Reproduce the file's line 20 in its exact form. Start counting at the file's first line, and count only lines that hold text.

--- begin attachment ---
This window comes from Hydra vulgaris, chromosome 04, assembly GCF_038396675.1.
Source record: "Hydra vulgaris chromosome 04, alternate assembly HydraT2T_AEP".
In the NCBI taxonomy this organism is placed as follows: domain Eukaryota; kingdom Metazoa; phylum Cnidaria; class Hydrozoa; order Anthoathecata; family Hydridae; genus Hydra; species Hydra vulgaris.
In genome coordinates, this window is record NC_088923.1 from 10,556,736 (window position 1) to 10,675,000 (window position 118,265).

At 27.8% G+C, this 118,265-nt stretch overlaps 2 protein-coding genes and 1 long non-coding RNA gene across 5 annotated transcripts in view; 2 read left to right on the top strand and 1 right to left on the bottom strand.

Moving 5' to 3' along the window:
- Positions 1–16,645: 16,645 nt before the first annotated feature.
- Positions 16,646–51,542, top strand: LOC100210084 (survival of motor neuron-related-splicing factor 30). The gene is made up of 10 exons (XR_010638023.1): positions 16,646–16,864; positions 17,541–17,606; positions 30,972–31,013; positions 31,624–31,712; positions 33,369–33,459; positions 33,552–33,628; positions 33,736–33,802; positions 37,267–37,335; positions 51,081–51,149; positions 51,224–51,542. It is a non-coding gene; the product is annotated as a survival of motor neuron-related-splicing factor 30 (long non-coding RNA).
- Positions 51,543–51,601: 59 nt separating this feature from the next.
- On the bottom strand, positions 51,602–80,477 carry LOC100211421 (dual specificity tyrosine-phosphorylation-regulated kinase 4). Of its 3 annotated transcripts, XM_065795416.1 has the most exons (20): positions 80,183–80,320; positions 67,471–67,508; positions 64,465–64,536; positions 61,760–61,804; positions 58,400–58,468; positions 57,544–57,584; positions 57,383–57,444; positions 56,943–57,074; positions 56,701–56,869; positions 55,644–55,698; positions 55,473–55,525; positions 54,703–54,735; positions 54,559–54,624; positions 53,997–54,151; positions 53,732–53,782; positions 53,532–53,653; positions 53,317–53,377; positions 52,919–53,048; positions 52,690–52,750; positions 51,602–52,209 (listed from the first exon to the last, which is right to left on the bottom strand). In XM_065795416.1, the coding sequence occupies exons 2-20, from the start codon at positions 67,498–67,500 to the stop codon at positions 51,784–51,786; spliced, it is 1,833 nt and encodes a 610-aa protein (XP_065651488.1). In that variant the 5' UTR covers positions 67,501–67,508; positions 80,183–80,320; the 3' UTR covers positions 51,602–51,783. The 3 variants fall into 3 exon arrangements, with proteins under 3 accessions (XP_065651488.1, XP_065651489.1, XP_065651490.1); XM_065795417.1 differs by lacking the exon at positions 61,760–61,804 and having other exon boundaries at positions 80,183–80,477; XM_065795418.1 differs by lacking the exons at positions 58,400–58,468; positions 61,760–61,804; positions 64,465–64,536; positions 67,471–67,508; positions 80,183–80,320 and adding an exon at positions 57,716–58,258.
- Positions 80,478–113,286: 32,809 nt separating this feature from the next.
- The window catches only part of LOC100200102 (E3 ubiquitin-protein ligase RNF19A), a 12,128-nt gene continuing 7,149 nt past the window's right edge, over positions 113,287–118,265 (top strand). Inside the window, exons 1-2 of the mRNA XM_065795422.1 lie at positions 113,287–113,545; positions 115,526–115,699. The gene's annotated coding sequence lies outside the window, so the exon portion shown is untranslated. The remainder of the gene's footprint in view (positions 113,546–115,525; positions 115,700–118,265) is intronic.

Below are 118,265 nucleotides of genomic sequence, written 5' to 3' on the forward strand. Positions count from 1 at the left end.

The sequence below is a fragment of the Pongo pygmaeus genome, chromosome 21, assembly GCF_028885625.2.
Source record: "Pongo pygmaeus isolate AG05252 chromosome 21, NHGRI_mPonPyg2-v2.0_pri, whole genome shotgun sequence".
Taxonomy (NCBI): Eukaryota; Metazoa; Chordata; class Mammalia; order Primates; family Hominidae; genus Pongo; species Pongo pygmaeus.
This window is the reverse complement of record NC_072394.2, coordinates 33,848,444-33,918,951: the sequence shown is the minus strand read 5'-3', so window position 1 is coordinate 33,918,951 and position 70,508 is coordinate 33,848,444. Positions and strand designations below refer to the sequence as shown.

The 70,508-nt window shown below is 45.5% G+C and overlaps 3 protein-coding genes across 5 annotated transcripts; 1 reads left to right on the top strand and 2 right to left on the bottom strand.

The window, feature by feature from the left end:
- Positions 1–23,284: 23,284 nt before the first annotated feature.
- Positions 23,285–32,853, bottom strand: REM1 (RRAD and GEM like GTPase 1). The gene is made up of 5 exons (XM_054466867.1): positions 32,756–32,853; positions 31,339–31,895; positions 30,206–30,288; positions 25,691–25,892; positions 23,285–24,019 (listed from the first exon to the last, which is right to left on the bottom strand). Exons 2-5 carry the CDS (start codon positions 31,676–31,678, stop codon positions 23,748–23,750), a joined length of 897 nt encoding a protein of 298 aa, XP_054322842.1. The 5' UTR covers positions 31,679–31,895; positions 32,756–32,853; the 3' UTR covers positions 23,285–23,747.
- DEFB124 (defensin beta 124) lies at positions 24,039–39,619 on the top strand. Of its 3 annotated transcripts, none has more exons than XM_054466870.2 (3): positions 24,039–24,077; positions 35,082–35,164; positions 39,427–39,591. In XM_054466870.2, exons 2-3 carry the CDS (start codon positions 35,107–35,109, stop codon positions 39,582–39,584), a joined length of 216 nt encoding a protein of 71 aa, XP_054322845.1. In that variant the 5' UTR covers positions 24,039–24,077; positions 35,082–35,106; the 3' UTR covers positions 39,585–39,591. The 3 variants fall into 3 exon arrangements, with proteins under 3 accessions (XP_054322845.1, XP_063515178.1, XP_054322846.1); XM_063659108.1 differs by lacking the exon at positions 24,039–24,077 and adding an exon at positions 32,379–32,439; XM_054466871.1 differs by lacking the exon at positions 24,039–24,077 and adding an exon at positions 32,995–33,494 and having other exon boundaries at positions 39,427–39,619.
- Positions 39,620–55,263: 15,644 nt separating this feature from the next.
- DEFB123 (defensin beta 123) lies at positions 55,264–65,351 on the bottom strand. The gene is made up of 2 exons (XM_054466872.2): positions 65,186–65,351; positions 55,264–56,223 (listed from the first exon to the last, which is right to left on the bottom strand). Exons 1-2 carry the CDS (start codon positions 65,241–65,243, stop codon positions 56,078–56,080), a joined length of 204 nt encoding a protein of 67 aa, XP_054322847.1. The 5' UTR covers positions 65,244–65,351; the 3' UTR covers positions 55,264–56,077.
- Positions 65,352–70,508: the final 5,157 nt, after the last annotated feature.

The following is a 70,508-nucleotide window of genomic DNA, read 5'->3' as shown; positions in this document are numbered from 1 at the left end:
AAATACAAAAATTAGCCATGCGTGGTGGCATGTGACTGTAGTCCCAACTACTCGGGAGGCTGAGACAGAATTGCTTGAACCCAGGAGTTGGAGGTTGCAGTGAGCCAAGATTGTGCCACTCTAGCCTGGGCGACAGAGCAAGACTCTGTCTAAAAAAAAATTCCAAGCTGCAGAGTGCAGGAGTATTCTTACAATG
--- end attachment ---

- Positions 1–23,284: 23,284 nt before the first annotated feature.